It all started when I had to take a high-dosage antibiotic for a week. A few days after I experienced my first vertigo attack in a mall. It was plain horror. 6 months later I also had an anxiety disorder. The vertigo caused big anxiety and then the anxiety made the vertigo worse. Have seen a million doctors, but without any avail. I guess we all have similiar storires. At one point I was panicking just entering my car. But eventually I forced myself to slowly drive in residential neighborhoods doing 15-20mph. And ever so slowly I at least got back to being able driving in town, but I can’t get to the freeway. I did the same with other behavior, some sort of exposition therapy. But at the end it was only the long time that taught me like “I didin’t die all those days before, why would I today” and that relaxed me and I eventually got used to the vertigo so on many days I don’t even notice it anymore.
I guess I will check with the local university hospital if they can offer some sort of therapy.
Only two? I got pretty much double that with a couple of minutes on a gym ball. In all seriousness I must admit such symptoms that have lingered on jar with me now. That vibrating floor in a mobile trailer medical testing clinic got me last week and crunching across a patch of vegetation, weeds on a bit of a mound out walking took my balance by surprise a while back. Since the more recent floor fiasco I’ve been digging and I think it’s some intermittent type of vestibular ataxia and I’m currently on the trail of a specialist physio who I’ve been told has some answers to that sort of dynamic balance - for I think that’s what it is - issue. I’ll report back either way. Helen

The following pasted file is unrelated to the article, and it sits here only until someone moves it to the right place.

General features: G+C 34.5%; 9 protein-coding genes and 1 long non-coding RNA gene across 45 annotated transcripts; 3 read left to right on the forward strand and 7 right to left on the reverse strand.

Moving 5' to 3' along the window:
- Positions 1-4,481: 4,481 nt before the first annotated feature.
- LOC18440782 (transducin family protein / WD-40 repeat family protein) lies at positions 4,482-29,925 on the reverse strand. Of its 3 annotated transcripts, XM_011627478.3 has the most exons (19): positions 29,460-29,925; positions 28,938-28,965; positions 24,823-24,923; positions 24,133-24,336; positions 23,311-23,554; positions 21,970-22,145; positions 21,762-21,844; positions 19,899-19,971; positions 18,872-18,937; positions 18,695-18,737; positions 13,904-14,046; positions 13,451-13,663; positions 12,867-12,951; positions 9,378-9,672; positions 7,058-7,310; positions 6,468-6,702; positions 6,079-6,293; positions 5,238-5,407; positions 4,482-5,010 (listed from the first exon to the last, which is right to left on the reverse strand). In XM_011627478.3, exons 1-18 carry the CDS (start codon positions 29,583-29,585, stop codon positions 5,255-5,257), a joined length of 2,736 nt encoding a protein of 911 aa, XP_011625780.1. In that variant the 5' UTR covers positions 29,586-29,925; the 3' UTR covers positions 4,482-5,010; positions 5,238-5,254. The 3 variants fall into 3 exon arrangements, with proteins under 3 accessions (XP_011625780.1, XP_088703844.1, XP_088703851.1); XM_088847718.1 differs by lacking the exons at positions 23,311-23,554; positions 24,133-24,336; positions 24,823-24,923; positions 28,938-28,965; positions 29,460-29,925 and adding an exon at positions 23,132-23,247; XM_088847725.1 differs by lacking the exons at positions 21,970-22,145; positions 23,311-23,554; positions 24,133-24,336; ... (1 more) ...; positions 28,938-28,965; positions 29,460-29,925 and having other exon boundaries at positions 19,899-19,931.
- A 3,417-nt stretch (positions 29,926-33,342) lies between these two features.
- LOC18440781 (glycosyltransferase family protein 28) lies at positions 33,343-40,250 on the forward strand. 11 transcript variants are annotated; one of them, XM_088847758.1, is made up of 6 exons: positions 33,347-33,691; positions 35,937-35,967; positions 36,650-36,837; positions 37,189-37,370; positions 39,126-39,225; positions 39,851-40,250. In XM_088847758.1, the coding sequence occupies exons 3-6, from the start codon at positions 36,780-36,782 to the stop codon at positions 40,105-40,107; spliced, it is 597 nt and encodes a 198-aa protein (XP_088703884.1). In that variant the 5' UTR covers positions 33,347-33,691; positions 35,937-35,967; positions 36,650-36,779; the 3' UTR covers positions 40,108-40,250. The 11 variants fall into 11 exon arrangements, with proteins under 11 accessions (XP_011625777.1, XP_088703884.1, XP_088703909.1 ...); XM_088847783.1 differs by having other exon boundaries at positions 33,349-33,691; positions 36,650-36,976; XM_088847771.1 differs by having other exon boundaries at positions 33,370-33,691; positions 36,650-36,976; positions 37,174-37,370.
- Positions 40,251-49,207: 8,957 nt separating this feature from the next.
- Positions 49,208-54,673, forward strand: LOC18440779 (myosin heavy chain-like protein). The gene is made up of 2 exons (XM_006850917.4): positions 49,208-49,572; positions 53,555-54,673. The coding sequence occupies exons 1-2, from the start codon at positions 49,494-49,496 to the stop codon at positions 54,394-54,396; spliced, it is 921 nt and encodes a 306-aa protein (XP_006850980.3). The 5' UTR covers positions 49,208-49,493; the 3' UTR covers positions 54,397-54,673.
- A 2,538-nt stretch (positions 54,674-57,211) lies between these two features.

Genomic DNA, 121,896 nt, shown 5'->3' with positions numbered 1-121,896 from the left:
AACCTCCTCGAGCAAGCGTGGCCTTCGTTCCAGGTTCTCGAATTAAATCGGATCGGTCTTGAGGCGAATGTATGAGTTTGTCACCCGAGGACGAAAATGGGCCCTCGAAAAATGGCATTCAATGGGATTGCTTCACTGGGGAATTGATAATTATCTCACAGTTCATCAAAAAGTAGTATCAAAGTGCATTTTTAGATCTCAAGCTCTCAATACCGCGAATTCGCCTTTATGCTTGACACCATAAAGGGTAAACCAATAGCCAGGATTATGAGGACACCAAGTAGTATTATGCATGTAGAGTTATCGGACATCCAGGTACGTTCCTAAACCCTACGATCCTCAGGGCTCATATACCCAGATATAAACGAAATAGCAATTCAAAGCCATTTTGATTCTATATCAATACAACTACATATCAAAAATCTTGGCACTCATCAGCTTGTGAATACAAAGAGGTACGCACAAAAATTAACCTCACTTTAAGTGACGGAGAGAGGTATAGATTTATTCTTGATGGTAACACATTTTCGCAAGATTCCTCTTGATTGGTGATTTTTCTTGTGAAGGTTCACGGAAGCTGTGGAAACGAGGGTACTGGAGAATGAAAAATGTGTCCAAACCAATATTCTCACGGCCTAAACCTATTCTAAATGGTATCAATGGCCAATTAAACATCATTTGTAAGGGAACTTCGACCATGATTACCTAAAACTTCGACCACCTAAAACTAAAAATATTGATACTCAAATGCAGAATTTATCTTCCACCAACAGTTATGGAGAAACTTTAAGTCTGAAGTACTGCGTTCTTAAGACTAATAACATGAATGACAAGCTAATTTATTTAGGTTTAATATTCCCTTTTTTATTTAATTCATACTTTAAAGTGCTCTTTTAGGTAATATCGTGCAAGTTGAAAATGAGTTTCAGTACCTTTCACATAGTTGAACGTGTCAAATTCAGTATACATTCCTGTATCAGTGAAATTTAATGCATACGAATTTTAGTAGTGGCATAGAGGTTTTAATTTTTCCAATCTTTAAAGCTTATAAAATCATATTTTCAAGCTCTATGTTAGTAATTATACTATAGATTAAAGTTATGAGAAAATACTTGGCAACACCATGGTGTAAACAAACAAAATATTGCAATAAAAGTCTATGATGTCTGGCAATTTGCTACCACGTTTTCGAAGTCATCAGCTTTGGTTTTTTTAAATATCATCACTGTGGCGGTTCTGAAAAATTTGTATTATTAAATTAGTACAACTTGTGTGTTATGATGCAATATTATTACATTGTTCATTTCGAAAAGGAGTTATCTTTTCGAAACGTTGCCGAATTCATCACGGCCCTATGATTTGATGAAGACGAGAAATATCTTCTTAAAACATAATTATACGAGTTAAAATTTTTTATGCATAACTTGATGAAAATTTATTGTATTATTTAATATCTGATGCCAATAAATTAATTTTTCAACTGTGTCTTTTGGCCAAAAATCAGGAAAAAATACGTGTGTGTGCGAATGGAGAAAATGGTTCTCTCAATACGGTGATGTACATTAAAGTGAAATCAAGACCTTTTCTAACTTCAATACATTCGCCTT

MAV is most certainly a balancing act in more ways than one. I think there comes a point where meds have pretty much done all they are going to do after you’ve been on them some time and then we ought yo be looking at other ways forwards. None too sure Functional Training or VRT is the way to go though. Might be too vigorous for some. It’s worth really reading around the subject that this point.
The human body is so fully integrated if we are able to somehow identify any maladaptions that are the result of long term and chronic MAV and correct them it’s all to the good. I think this most particularly applies to those who’ve suffered loss of balance with the resultant enforced bedrest. I knew I had extremely tight neck muscles and shoulders but it took a physio to release them. No amount of shoulder rolling was going to do it. All such maladaptions have a knock on affect on balance. Those tight muscles were discouraging me from moving my head even when I was OK and just not moving one’s head naturally can cause the VOR to work incorrectly (I’ve since read) which further adversely affects balance.